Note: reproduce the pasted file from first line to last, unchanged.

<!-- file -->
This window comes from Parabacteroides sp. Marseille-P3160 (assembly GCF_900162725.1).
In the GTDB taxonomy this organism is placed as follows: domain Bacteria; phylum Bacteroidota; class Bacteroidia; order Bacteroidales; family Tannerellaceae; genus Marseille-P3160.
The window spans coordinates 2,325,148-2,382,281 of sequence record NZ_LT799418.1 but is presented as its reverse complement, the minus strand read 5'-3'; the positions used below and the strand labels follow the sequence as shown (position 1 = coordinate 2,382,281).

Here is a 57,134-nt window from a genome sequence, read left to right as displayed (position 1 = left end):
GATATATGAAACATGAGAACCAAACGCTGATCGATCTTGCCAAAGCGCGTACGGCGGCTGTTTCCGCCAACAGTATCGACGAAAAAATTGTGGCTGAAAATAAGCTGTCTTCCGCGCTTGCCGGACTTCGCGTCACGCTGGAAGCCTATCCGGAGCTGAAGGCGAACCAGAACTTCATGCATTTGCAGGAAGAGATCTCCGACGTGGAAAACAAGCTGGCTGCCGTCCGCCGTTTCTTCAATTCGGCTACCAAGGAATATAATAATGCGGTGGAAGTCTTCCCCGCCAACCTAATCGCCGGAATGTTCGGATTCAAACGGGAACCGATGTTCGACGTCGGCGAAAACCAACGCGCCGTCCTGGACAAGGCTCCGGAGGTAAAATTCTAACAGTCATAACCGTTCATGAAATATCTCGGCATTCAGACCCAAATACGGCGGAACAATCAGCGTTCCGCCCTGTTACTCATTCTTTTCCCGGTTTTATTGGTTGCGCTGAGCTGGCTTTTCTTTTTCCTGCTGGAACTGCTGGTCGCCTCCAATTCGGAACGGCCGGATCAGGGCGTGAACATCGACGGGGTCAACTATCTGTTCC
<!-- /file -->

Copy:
This window comes from Parabacteroides sp. Marseille-P3160 (assembly GCF_900162725.1).
In the GTDB taxonomy this organism is placed as follows: domain Bacteria; phylum Bacteroidota; class Bacteroidia; order Bacteroidales; family Tannerellaceae; genus Marseille-P3160.
The window spans coordinates 2,325,148-2,382,281 of sequence record NZ_LT799418.1 but is presented as its reverse complement, the minus strand read 5'-3'; the positions used below and the strand labels follow the sequence as shown (position 1 = coordinate 2,382,281).

Here is a 57,134-nt window from a genome sequence, read left to right as displayed (position 1 = left end):
GATATATGAAACATGAGAACCAAACGCTGATCGATCTTGCCAAAGCGCGTACGGCGGCTGTTTCCGCCAACAGTATCGACGAAAAAATTGTGGCTGAAAATAAGCTGTCTTCCGCGCTTGCCGGACTTCGCGTCACGCTGGAAGCCTATCCGGAGCTGAAGGCGAACCAGAACTTCATGCATTTGCAGGAAGAGATCTCCGACGTGGAAAACAAGCTGGCTGCCGTCCGCCGTTTCTTCAATTCGGCTACCAAGGAATATAATAATGCGGTGGAAGTCTTCCCCGCCAACCTAATCGCCGGAATGTTCGGATTCAAACGGGAACCGATGTTCGACGTCGGCGAAAACCAACGCGCCGTCCTGGACAAGGCTCCGGAGGTAAAATTCTAACAGTCATAACCGTTCATGAAATATCTCGGCATTCAGACCCAAATACGGCGGAACAATCAGCGTTCCGCCCTGTTACTCATTCTTTTCCCGGTTTTATTGGTTGCGCTGAGCTGGCTTTTCTTTTTCCTGCTGGAACTGCTGGTCGCCTCCAATTCGGAACGGCCGGATCAGGGCGTGAACATCGACGGGGTCAACTATCTGTTCC